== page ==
Justice Anthony Kennedy, a Reagan appointee, asked whether the City’s promise that all costs would be apportioned equally might potentially mean a violation of the Constitution’s Contracts Clause, or be an enforceable promise under contract law. He also echoed the Tax Foundation’s warning in our brief by suggesting that the government’s action of harming taxpayers who paid in full leaves people with the understanding that they “shouldn’t trust the government.”
Chief Justice John Roberts, a G.W. Bush appointee, suggested that the City had changed from a policy of treating all people equally (after 30 years of installment payments, everyone would have paid roughly equal tax burdens) to a policy of treating people unequally. The change presents the problem, he stated.
Counsel for the City (Paul Clement, a respected litigator who will be representing the challengers in this month’s health care cases oral argument) was caught twice by Roberts: once for incorrectly asserting that one would “search in vain” for a statutory promise by the City to share costs equally (Roberts found the language quickly and challenged Clement with it), and a second time for claiming that the City was not motivated by the tax’s political unpopularity for undertaking its unusual refund policy (Roberts cited page 1 of Clement’s brief, where he referenced the political unpopularity of the tax).
The justices also discussed what a proper remedy might be: whether the courts are proper to order “leveling up” (ordering continuation of the tax), “leveling down” (ordering additional refunds), or leaving it to local authorities to decide.
One interesting hypothetical posed by Armour‘s counsel was if the U.S. abandoned the individual income taxAn individual income tax (or personal income tax) is levied on the wages, salaries, investments, or other forms of income an individual or household earns. The U.S. imposes a progressive income tax where rates increase with income. The Federal Income Tax was established in 1913 with the ratification of the 16th Amendment. Though barely 100 years old, individual income taxes are the largest source of tax revenue in the U.S. as of March 1, 2012, and replaced it with a national sales taxA sales tax is levied on retail sales of goods and services and, ideally, should apply to all final consumption with few exemptions. Many governments exempt goods like groceries; base broadening, such as including groceries, could keep rates lower. A sales tax should exempt business-to-business transactions which, when taxed, cause tax pyramiding. . If, he argued, the government said that all those who filed early (before March 1) would not get refunds, this would be a clear constitutional violation. Counsel also emphasized that the different taxpayers in this case are indistinguishable on any rational basis. He closed by stating that “too bad, so sad” is not a rational basis for government policy.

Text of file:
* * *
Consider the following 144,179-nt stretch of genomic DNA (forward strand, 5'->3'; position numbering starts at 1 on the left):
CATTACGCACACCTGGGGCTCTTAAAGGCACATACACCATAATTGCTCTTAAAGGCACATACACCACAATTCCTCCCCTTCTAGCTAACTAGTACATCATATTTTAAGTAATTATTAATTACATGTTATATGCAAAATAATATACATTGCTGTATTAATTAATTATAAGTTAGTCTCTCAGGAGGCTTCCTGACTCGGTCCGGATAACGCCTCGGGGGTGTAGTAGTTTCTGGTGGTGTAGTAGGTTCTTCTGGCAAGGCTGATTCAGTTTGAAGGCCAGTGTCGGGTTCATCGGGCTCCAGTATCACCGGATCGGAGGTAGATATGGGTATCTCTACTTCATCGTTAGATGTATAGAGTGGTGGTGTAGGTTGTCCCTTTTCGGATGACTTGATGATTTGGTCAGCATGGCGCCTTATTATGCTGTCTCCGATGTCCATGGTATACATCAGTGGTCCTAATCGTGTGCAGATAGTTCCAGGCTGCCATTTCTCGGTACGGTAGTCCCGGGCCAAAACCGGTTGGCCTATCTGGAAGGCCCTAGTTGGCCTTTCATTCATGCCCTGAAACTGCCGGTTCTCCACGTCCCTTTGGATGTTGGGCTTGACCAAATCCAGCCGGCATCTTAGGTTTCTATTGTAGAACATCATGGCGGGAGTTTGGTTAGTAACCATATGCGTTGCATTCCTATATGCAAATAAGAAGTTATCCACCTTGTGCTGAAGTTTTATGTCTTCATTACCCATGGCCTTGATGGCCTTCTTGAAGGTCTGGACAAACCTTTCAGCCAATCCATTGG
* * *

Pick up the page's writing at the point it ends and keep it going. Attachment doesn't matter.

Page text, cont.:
Justice Clarence Thomas, a G.H.W. Bush appointee, characteristically remained silent during the oral argument. However, he did flip through the four amicus briefs supporting the taxpayers: those filed by the Tax Foundation, the National Taxpayers Union, the Institute for Justice, and the National Association of Home Builders. Thomas has been critical of the seeming irreconcilability of two key precedents: Allegheny Pittsburgh (which struck down a property taxA property tax is primarily levied on immovable property like land and buildings, as well as on tangible personal property that is movable, like vehicles and equipment. Property taxes are the single largest source of state and local revenue in the U.S. and help fund schools, roads, police, and other services. assessment scheme that led to unequal results) and Nordlinger v. Hahn (which upheld California’s Proposition 13 property tax assessment scheme, which led to unequal results). The Court said in the two cases that Pennsylvania has a public policy of tax equality, while California’s voters adopted a public policy of capped assessment increases for existing homeowners. Thomas has criticized this result, arguing that the cases should come out the same way (in favor of the government’s policy).
At the post-argument roundtable, the consensus among the presenters (including yours truly) is that the taxpayers will prevail. It remains to be seen how broad the rule might be, however, I noted that at present governments often treat “rational basis” review as giving them the power to do whatever they want. If the Supreme Court enunciates some minimum requirements for equal protection treatment of taxpayers, that will be a welcomed improvement in the law.
A decision is expected in the spring or early summer.Share